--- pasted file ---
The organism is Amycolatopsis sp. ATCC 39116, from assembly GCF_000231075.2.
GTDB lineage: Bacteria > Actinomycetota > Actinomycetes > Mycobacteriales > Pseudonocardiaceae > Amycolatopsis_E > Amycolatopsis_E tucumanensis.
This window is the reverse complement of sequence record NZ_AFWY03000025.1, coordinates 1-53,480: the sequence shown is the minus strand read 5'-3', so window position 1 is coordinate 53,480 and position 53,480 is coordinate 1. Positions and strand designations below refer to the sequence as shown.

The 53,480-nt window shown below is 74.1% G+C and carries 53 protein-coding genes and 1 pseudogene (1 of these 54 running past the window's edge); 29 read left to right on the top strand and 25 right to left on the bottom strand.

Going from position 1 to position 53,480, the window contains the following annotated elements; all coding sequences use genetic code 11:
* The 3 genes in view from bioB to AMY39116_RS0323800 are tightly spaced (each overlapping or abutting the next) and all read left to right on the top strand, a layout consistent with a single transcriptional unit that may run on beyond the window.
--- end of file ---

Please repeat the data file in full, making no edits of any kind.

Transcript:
The organism is Amycolatopsis sp. ATCC 39116, from assembly GCF_000231075.2.
GTDB lineage: Bacteria > Actinomycetota > Actinomycetes > Mycobacteriales > Pseudonocardiaceae > Amycolatopsis_E > Amycolatopsis_E tucumanensis.
This window is the reverse complement of sequence record NZ_AFWY03000025.1, coordinates 1-53,480: the sequence shown is the minus strand read 5'-3', so window position 1 is coordinate 53,480 and position 53,480 is coordinate 1. Positions and strand designations below refer to the sequence as shown.

The 53,480-nt window shown below is 74.1% G+C and carries 53 protein-coding genes and 1 pseudogene (1 of these 54 running past the window's edge); 29 read left to right on the top strand and 25 right to left on the bottom strand.

Going from position 1 to position 53,480, the window contains the following annotated elements; all coding sequences use genetic code 11:
* The 3 genes in view from bioB to AMY39116_RS0323800 are tightly spaced (each overlapping or abutting the next) and all read left to right on the top strand, a layout consistent with a single transcriptional unit that may run on beyond the window.